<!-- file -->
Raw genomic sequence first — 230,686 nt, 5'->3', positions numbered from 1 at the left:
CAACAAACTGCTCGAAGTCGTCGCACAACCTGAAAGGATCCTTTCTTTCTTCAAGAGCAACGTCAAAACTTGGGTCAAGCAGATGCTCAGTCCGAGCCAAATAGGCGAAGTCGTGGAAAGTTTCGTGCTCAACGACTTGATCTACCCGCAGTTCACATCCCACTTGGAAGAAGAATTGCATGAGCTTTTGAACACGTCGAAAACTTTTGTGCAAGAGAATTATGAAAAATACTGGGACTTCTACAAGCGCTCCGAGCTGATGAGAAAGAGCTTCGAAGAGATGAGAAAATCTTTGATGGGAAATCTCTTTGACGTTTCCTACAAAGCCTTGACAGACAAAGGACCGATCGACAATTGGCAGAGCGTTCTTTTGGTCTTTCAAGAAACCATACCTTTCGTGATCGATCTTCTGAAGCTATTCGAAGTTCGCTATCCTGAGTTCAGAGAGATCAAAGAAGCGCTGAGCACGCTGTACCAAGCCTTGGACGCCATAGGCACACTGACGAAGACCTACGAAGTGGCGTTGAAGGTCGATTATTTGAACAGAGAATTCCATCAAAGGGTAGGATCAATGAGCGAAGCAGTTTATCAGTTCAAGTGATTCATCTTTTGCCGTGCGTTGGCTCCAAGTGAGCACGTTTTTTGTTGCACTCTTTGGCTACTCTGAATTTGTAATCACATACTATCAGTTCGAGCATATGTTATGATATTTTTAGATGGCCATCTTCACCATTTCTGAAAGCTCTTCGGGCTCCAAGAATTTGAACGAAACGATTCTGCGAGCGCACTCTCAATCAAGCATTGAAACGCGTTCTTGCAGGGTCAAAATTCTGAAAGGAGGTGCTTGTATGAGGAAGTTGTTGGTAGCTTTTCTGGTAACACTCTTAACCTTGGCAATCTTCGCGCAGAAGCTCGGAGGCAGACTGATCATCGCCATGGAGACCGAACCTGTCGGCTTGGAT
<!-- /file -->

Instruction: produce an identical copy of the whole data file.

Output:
Raw genomic sequence first — 230,686 nt, 5'->3', positions numbered from 1 at the left:
CAACAAACTGCTCGAAGTCGTCGCACAACCTGAAAGGATCCTTTCTTTCTTCAAGAGCAACGTCAAAACTTGGGTCAAGCAGATGCTCAGTCCGAGCCAAATAGGCGAAGTCGTGGAAAGTTTCGTGCTCAACGACTTGATCTACCCGCAGTTCACATCCCACTTGGAAGAAGAATTGCATGAGCTTTTGAACACGTCGAAAACTTTTGTGCAAGAGAATTATGAAAAATACTGGGACTTCTACAAGCGCTCCGAGCTGATGAGAAAGAGCTTCGAAGAGATGAGAAAATCTTTGATGGGAAATCTCTTTGACGTTTCCTACAAAGCCTTGACAGACAAAGGACCGATCGACAATTGGCAGAGCGTTCTTTTGGTCTTTCAAGAAACCATACCTTTCGTGATCGATCTTCTGAAGCTATTCGAAGTTCGCTATCCTGAGTTCAGAGAGATCAAAGAAGCGCTGAGCACGCTGTACCAAGCCTTGGACGCCATAGGCACACTGACGAAGACCTACGAAGTGGCGTTGAAGGTCGATTATTTGAACAGAGAATTCCATCAAAGGGTAGGATCAATGAGCGAAGCAGTTTATCAGTTCAAGTGATTCATCTTTTGCCGTGCGTTGGCTCCAAGTGAGCACGTTTTTTGTTGCACTCTTTGGCTACTCTGAATTTGTAATCACATACTATCAGTTCGAGCATATGTTATGATATTTTTAGATGGCCATCTTCACCATTTCTGAAAGCTCTTCGGGCTCCAAGAATTTGAACGAAACGATTCTGCGAGCGCACTCTCAATCAAGCATTGAAACGCGTTCTTGCAGGGTCAAAATTCTGAAAGGAGGTGCTTGTATGAGGAAGTTGTTGGTAGCTTTTCTGGTAACACTCTTAACCTTGGCAATCTTCGCGCAGAAGCTCGGAGGCAGACTGATCATCGCCATGGAGACCGAACCTGTCGGCTTGGAT